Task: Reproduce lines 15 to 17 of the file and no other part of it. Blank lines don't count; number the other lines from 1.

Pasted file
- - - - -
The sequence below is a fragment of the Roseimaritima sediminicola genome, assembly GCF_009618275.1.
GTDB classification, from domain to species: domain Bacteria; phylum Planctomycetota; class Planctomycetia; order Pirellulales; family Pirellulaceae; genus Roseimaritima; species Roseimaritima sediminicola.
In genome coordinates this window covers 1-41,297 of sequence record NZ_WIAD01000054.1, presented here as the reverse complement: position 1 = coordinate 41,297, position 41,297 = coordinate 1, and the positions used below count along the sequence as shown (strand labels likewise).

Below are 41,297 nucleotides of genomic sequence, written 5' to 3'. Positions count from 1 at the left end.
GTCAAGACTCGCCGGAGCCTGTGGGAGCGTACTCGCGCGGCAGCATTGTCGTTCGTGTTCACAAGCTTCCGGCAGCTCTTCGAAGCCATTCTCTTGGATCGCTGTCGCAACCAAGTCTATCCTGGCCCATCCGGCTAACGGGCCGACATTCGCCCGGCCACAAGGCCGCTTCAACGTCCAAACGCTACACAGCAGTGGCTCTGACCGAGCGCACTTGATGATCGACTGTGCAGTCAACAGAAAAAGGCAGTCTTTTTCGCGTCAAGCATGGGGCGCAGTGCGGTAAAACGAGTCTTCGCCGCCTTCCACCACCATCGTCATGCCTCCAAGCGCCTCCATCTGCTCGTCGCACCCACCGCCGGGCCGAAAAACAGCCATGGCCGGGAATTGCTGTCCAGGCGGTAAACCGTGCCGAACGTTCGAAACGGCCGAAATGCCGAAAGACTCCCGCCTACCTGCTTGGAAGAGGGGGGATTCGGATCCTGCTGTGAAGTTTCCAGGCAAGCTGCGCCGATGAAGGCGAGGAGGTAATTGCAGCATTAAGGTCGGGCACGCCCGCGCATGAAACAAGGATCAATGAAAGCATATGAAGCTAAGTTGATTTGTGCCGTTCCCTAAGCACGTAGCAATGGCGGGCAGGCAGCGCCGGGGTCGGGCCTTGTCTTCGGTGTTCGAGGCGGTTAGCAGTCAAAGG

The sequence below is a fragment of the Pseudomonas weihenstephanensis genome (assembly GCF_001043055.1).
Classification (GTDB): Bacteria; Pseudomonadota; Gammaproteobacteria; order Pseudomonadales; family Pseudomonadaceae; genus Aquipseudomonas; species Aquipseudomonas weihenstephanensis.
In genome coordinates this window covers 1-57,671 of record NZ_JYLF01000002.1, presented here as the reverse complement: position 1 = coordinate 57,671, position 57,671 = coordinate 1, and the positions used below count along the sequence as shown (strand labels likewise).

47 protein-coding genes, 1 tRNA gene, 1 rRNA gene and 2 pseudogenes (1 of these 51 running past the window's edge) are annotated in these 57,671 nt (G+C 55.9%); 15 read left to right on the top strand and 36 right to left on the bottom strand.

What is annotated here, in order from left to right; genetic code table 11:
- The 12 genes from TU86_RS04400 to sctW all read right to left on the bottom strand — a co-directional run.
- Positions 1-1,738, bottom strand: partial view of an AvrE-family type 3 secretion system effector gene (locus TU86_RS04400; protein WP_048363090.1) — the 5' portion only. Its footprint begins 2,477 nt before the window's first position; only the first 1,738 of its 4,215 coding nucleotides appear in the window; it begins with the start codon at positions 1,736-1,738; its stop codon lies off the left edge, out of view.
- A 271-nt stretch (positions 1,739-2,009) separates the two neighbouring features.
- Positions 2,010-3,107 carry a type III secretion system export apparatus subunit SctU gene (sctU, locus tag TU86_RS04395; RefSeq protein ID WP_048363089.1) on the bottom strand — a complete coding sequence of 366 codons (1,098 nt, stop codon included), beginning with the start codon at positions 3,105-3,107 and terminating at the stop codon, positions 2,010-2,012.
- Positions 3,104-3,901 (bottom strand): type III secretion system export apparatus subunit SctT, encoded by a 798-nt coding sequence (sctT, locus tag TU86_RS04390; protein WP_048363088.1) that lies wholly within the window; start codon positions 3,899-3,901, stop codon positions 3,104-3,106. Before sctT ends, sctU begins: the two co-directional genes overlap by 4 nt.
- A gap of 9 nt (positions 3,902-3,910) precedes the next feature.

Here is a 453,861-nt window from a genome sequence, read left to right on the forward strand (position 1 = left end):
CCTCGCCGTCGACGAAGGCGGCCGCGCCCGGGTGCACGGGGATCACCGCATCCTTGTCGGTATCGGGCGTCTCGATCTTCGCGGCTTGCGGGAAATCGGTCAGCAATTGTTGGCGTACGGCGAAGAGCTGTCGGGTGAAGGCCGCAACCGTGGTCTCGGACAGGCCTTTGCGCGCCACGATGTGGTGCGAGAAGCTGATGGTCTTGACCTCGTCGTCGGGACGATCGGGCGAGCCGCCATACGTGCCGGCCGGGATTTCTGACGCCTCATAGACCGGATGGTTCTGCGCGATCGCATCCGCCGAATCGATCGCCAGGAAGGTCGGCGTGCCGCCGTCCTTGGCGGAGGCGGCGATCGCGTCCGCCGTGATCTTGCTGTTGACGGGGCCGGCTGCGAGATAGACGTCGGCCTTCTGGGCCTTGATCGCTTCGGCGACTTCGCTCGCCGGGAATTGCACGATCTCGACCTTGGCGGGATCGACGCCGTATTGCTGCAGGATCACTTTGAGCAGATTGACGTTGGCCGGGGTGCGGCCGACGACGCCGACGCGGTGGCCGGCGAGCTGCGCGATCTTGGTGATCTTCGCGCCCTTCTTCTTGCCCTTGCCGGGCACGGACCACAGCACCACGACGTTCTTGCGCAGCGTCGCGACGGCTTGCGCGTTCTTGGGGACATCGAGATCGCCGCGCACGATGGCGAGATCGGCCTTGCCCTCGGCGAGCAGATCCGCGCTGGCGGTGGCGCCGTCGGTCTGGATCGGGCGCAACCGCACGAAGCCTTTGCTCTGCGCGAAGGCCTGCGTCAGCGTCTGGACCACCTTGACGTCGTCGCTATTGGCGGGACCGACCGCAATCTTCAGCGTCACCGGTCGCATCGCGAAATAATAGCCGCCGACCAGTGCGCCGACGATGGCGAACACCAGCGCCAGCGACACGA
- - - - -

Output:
- Positions 3,104-3,901 (bottom strand): type III secretion system export apparatus subunit SctT, encoded by a 798-nt coding sequence (sctT, locus tag TU86_RS04390; protein WP_048363088.1) that lies wholly within the window; start codon positions 3,899-3,901, stop codon positions 3,104-3,106. Before sctT ends, sctU begins: the two co-directional genes overlap by 4 nt.
- A gap of 9 nt (positions 3,902-3,910) precedes the next feature.

Here is a 453,861-nt window from a genome sequence, read left to right on the forward strand (position 1 = left end):